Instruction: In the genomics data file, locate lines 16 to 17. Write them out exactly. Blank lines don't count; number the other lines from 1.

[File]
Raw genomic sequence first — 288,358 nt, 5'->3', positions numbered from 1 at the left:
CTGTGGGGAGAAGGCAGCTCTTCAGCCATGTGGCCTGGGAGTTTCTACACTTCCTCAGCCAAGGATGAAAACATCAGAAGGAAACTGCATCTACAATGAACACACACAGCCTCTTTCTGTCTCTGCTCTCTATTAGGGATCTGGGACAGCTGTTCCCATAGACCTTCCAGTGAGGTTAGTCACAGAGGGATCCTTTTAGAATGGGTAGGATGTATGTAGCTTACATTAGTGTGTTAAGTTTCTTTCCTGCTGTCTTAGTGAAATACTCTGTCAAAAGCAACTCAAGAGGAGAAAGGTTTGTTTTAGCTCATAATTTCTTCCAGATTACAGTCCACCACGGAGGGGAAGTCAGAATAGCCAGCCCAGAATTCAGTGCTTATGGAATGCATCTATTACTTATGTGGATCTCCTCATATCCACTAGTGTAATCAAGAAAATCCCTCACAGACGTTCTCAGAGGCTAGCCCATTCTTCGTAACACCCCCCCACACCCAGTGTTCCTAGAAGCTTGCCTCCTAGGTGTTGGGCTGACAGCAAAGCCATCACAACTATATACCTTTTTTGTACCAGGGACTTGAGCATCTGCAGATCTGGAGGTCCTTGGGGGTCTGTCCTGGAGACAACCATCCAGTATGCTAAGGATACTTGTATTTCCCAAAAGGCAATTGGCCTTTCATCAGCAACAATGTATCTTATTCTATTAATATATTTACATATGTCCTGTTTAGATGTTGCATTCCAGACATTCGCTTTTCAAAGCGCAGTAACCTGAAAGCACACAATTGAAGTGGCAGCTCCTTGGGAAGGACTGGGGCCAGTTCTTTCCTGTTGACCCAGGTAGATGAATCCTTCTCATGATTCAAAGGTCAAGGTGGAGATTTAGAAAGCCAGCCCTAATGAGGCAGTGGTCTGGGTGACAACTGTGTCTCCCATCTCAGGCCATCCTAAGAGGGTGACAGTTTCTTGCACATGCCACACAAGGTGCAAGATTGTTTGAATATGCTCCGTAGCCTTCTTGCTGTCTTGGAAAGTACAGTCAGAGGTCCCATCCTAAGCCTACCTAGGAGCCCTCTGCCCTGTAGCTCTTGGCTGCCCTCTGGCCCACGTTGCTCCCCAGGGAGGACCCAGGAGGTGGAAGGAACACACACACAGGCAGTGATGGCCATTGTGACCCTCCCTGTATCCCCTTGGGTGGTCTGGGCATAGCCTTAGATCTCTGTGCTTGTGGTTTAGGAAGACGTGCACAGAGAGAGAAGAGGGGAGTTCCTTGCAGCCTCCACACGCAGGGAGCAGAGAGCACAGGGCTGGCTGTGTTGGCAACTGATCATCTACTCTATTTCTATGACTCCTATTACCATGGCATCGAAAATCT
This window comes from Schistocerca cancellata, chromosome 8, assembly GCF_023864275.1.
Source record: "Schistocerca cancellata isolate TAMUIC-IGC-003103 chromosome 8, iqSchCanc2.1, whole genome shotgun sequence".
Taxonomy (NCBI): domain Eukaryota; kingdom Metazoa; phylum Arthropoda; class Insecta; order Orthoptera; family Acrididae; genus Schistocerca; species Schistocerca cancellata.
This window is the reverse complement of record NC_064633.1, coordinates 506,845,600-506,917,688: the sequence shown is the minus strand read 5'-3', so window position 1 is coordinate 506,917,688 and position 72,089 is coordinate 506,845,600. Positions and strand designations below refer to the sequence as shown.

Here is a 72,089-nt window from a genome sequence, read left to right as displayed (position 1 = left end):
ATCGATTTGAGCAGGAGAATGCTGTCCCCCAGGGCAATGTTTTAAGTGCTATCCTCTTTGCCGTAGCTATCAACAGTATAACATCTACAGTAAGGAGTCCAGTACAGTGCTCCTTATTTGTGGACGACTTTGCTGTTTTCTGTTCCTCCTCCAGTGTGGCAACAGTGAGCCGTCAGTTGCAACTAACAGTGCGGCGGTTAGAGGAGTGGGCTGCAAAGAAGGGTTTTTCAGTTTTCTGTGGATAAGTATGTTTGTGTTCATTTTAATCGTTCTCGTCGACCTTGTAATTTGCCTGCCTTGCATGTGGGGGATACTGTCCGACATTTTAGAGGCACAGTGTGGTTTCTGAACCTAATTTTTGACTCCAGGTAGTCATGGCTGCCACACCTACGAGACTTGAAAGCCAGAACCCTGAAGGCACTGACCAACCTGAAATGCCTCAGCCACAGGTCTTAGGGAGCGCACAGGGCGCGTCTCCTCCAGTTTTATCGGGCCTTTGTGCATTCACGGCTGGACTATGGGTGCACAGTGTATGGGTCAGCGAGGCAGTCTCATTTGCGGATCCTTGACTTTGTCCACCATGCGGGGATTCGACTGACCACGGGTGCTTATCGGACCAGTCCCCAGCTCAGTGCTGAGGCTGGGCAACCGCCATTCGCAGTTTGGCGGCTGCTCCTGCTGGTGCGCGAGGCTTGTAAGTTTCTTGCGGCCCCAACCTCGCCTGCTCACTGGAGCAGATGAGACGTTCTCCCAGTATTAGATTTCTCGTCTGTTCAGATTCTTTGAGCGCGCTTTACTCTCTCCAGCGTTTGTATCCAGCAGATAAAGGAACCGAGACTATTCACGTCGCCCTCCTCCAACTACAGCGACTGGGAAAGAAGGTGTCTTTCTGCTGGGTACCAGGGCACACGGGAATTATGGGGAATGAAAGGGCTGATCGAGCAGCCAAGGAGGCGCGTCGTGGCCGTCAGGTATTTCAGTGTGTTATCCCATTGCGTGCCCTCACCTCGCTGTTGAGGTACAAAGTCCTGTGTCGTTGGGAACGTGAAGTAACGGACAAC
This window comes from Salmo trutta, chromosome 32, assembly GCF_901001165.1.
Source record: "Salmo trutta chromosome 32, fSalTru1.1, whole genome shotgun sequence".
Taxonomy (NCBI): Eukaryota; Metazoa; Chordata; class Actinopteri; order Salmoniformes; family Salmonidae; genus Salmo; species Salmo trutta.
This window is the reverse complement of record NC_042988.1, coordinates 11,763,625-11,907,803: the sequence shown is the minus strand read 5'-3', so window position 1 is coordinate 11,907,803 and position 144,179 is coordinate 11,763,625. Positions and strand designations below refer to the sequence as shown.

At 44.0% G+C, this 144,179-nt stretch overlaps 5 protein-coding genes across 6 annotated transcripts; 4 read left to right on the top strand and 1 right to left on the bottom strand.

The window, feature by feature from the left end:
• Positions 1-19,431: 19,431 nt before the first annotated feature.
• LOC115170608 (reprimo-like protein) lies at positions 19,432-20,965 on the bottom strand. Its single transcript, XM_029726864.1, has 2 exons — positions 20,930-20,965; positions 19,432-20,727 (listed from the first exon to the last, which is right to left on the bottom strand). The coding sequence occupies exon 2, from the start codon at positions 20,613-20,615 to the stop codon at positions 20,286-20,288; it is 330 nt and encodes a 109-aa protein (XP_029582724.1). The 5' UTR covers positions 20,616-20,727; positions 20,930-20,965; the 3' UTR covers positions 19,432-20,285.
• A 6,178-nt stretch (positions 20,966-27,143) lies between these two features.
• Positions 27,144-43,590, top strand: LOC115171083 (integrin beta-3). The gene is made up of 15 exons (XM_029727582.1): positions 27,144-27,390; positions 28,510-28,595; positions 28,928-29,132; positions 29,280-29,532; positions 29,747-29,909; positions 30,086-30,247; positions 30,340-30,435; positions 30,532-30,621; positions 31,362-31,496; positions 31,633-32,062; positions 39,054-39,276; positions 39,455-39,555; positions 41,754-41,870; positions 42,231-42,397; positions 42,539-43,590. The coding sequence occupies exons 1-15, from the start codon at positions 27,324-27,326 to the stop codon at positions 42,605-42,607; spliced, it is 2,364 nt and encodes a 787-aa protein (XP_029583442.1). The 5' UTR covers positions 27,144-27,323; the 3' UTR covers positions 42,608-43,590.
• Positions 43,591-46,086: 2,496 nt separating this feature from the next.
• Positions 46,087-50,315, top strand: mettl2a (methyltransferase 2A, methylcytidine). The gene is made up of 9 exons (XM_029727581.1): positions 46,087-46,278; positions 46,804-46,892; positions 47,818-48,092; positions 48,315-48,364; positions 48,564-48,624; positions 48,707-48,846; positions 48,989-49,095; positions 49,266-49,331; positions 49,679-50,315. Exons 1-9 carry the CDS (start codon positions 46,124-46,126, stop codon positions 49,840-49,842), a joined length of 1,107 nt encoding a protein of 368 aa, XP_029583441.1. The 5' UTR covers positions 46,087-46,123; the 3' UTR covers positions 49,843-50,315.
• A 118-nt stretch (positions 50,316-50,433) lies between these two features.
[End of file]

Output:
• LOC115170608 (reprimo-like protein) lies at positions 19,432-20,965 on the bottom strand. Its single transcript, XM_029726864.1, has 2 exons — positions 20,930-20,965; positions 19,432-20,727 (listed from the first exon to the last, which is right to left on the bottom strand). The coding sequence occupies exon 2, from the start codon at positions 20,613-20,615 to the stop codon at positions 20,286-20,288; it is 330 nt and encodes a 109-aa protein (XP_029582724.1). The 5' UTR covers positions 20,616-20,727; positions 20,930-20,965; the 3' UTR covers positions 19,432-20,285.
• A 6,178-nt stretch (positions 20,966-27,143) lies between these two features.